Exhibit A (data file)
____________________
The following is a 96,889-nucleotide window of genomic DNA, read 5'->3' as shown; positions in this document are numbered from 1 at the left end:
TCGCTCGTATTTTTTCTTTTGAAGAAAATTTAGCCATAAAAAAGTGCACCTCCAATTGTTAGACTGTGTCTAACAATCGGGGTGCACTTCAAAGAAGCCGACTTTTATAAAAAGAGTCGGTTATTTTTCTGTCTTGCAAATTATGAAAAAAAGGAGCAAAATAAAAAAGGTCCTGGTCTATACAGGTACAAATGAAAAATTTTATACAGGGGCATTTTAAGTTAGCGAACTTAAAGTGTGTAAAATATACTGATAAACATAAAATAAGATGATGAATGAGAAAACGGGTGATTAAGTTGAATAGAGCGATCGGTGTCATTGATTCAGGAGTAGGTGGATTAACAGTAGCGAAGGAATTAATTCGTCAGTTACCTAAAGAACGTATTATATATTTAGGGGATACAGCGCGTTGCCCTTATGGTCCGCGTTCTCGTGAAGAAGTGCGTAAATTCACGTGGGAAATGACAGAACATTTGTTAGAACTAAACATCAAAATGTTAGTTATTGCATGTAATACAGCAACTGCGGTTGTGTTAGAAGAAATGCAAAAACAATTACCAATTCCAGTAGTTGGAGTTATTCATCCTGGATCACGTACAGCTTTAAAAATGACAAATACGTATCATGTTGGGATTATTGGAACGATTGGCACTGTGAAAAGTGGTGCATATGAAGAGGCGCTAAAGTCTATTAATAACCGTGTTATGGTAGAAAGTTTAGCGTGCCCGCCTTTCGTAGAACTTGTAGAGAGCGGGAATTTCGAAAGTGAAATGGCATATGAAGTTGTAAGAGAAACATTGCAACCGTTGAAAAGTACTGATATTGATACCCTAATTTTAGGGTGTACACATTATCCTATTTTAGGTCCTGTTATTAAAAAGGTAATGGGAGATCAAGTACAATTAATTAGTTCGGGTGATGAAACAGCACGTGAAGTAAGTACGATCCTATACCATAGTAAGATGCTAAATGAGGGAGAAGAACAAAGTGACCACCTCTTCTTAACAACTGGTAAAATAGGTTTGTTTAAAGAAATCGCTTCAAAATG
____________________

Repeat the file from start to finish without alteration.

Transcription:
The following is a 96,889-nucleotide window of genomic DNA, read 5'->3' as shown; positions in this document are numbered from 1 at the left end:
TCGCTCGTATTTTTTCTTTTGAAGAAAATTTAGCCATAAAAAAGTGCACCTCCAATTGTTAGACTGTGTCTAACAATCGGGGTGCACTTCAAAGAAGCCGACTTTTATAAAAAGAGTCGGTTATTTTTCTGTCTTGCAAATTATGAAAAAAAGGAGCAAAATAAAAAAGGTCCTGGTCTATACAGGTACAAATGAAAAATTTTATACAGGGGCATTTTAAGTTAGCGAACTTAAAGTGTGTAAAATATACTGATAAACATAAAATAAGATGATGAATGAGAAAACGGGTGATTAAGTTGAATAGAGCGATCGGTGTCATTGATTCAGGAGTAGGTGGATTAACAGTAGCGAAGGAATTAATTCGTCAGTTACCTAAAGAACGTATTATATATTTAGGGGATACAGCGCGTTGCCCTTATGGTCCGCGTTCTCGTGAAGAAGTGCGTAAATTCACGTGGGAAATGACAGAACATTTGTTAGAACTAAACATCAAAATGTTAGTTATTGCATGTAATACAGCAACTGCGGTTGTGTTAGAAGAAATGCAAAAACAATTACCAATTCCAGTAGTTGGAGTTATTCATCCTGGATCACGTACAGCTTTAAAAATGACAAATACGTATCATGTTGGGATTATTGGAACGATTGGCACTGTGAAAAGTGGTGCATATGAAGAGGCGCTAAAGTCTATTAATAACCGTGTTATGGTAGAAAGTTTAGCGTGCCCGCCTTTCGTAGAACTTGTAGAGAGCGGGAATTTCGAAAGTGAAATGGCATATGAAGTTGTAAGAGAAACATTGCAACCGTTGAAAAGTACTGATATTGATACCCTAATTTTAGGGTGTACACATTATCCTATTTTAGGTCCTGTTATTAAAAAGGTAATGGGAGATCAAGTACAATTAATTAGTTCGGGTGATGAAACAGCACGTGAAGTAAGTACGATCCTATACCATAGTAAGATGCTAAATGAGGGAGAAGAACAAAGTGACCACCTCTTCTTAACAACTGGTAAAATAGGTTTGTTTAAAGAAATCGCTTCAAAATG